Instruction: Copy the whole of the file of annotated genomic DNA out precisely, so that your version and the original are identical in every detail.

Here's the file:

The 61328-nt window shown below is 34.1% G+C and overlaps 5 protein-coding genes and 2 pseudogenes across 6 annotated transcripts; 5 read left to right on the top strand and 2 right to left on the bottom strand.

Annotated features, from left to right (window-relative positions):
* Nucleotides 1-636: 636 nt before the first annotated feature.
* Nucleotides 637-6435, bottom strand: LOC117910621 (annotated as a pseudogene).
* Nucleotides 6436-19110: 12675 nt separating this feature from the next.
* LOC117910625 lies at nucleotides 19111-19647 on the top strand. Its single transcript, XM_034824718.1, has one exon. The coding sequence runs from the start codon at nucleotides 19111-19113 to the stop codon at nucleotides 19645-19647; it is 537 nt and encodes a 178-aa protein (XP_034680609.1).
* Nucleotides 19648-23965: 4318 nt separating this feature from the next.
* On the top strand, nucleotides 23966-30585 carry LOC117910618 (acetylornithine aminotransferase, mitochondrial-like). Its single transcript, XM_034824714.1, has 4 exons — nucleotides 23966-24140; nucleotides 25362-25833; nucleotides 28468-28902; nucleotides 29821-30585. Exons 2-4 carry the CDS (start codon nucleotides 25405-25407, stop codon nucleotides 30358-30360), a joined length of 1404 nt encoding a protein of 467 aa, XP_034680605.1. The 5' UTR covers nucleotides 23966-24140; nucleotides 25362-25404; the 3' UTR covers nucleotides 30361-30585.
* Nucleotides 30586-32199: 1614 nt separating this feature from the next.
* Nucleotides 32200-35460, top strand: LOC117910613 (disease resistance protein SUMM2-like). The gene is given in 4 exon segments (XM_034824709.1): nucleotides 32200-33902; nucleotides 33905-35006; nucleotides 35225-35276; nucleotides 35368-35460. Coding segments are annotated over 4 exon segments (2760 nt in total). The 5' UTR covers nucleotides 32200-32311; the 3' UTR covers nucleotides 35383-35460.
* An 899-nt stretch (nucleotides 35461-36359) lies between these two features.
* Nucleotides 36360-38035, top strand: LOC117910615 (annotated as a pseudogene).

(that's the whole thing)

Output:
The 61328-nt window shown below is 34.1% G+C and overlaps 5 protein-coding genes and 2 pseudogenes across 6 annotated transcripts; 5 read left to right on the top strand and 2 right to left on the bottom strand.

Annotated features, from left to right (window-relative positions):
* Nucleotides 1-636: 636 nt before the first annotated feature.
* Nucleotides 637-6435, bottom strand: LOC117910621 (annotated as a pseudogene).
* Nucleotides 6436-19110: 12675 nt separating this feature from the next.
* LOC117910625 lies at nucleotides 19111-19647 on the top strand. Its single transcript, XM_034824718.1, has one exon. The coding sequence runs from the start codon at nucleotides 19111-19113 to the stop codon at nucleotides 19645-19647; it is 537 nt and encodes a 178-aa protein (XP_034680609.1).
* Nucleotides 19648-23965: 4318 nt separating this feature from the next.
* On the top strand, nucleotides 23966-30585 carry LOC117910618 (acetylornithine aminotransferase, mitochondrial-like). Its single transcript, XM_034824714.1, has 4 exons — nucleotides 23966-24140; nucleotides 25362-25833; nucleotides 28468-28902; nucleotides 29821-30585. Exons 2-4 carry the CDS (start codon nucleotides 25405-25407, stop codon nucleotides 30358-30360), a joined length of 1404 nt encoding a protein of 467 aa, XP_034680605.1. The 5' UTR covers nucleotides 23966-24140; nucleotides 25362-25404; the 3' UTR covers nucleotides 30361-30585.
* Nucleotides 30586-32199: 1614 nt separating this feature from the next.
* Nucleotides 32200-35460, top strand: LOC117910613 (disease resistance protein SUMM2-like). The gene is given in 4 exon segments (XM_034824709.1): nucleotides 32200-33902; nucleotides 33905-35006; nucleotides 35225-35276; nucleotides 35368-35460. Coding segments are annotated over 4 exon segments (2760 nt in total). The 5' UTR covers nucleotides 32200-32311; the 3' UTR covers nucleotides 35383-35460.
* An 899-nt stretch (nucleotides 35461-36359) lies between these two features.
* Nucleotides 36360-38035, top strand: LOC117910615 (annotated as a pseudogene).